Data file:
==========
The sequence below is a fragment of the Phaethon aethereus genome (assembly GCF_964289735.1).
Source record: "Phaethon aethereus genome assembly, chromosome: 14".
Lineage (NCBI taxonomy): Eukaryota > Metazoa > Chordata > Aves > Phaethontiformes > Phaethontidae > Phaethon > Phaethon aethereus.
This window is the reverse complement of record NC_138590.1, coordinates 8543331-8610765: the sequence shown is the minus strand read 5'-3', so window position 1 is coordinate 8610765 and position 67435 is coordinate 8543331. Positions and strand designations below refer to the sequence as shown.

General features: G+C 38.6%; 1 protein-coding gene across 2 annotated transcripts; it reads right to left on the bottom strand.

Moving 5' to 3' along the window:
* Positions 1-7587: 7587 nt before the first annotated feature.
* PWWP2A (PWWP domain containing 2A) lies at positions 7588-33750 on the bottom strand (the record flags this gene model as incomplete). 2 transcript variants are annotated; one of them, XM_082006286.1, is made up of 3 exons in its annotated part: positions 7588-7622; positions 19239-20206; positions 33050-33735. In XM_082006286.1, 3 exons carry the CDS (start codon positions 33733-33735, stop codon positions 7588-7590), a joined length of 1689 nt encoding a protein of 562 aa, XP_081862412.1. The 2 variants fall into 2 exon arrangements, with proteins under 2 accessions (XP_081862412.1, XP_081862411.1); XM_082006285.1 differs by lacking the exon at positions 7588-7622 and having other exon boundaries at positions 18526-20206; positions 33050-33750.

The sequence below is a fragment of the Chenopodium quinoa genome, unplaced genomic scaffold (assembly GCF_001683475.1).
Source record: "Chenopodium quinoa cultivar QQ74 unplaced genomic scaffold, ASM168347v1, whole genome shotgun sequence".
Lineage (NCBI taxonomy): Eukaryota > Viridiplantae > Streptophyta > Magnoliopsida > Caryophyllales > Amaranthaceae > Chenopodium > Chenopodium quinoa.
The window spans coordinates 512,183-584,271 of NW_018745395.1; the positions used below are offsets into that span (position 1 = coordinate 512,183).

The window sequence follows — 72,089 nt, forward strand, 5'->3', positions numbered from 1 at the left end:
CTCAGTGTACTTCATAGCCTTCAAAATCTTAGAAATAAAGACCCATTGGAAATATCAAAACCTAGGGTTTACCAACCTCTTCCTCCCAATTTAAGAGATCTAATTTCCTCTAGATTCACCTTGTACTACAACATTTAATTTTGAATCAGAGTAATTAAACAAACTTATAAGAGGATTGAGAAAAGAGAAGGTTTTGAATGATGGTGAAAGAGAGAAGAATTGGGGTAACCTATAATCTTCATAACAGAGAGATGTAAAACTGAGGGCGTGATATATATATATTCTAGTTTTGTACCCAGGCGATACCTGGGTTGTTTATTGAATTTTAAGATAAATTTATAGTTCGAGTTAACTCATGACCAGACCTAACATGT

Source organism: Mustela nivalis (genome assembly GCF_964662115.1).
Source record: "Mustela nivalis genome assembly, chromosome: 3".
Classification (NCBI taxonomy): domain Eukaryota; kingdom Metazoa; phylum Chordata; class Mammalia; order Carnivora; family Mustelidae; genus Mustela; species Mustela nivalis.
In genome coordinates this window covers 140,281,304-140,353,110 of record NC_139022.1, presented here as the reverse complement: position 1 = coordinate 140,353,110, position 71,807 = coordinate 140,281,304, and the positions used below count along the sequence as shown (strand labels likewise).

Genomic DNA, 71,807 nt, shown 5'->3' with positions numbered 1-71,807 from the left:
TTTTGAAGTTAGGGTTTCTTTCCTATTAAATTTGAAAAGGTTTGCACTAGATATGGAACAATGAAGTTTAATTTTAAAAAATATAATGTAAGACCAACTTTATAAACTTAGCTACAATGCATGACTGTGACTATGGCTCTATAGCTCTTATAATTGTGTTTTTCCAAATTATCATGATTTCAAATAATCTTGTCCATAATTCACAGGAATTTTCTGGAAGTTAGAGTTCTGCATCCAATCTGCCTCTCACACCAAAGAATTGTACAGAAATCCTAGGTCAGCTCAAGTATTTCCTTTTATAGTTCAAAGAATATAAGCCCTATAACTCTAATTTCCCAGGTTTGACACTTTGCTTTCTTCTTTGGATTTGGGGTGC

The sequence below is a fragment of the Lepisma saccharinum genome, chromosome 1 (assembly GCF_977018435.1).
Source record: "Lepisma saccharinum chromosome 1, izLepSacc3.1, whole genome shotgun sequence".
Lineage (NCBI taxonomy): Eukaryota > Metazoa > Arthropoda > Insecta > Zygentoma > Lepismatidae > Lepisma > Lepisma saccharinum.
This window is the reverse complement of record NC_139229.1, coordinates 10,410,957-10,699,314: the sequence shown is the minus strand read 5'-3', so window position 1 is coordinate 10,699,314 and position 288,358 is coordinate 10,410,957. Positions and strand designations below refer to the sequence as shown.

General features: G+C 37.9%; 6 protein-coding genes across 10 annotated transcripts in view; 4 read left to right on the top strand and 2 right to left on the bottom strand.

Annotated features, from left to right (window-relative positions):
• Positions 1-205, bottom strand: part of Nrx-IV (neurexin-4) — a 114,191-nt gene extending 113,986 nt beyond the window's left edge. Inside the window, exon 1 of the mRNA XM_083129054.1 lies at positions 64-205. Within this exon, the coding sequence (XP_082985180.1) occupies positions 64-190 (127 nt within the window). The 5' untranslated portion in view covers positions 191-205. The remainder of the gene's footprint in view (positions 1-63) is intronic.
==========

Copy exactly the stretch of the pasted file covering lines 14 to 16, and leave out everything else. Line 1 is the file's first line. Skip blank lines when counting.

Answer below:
CTCAGTGTACTTCATAGCCTTCAAAATCTTAGAAATAAAGACCCATTGGAAATATCAAAACCTAGGGTTTACCAACCTCTTCCTCCCAATTTAAGAGATCTAATTTCCTCTAGATTCACCTTGTACTACAACATTTAATTTTGAATCAGAGTAATTAAACAAACTTATAAGAGGATTGAGAAAAGAGAAGGTTTTGAATGATGGTGAAAGAGAGAAGAATTGGGGTAACCTATAATCTTCATAACAGAGAGATGTAAAACTGAGGGCGTGATATATATATATTCTAGTTTTGTACCCAGGCGATACCTGGGTTGTTTATTGAATTTTAAGATAAATTTATAGTTCGAGTTAACTCATGACCAGACCTAACATGT

Source organism: Mustela nivalis (genome assembly GCF_964662115.1).
Source record: "Mustela nivalis genome assembly, chromosome: 3".